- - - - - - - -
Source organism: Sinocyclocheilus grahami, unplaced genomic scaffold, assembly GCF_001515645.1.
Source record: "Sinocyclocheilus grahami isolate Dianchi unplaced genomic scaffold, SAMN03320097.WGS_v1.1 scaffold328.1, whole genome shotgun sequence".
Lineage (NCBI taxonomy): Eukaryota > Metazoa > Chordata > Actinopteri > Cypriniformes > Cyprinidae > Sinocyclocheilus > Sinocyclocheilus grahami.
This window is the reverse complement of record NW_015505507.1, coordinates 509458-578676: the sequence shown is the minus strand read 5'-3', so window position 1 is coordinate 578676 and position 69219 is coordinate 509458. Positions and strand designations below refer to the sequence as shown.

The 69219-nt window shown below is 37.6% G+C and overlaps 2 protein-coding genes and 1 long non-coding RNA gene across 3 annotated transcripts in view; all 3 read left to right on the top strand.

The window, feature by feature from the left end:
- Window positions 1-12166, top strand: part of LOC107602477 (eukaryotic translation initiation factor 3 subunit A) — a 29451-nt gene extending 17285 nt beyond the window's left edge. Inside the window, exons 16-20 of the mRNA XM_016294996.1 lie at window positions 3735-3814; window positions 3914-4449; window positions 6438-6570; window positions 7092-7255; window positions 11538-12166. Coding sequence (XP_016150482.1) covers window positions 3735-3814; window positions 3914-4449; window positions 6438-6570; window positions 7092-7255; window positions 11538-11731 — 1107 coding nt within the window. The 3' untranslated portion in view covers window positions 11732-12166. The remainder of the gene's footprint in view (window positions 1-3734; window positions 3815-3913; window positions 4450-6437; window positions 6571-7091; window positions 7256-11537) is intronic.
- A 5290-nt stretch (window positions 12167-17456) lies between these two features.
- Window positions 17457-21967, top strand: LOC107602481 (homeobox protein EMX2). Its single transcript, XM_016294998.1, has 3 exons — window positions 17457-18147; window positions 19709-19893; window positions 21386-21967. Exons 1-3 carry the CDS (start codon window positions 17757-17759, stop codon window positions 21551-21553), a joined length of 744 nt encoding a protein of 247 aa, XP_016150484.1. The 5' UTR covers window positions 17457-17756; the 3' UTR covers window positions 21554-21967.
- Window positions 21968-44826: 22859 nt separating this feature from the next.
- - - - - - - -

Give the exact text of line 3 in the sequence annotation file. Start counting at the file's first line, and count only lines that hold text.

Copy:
Lineage (NCBI taxonomy): Eukaryota > Metazoa > Chordata > Actinopteri > Cypriniformes > Cyprinidae > Sinocyclocheilus > Sinocyclocheilus grahami.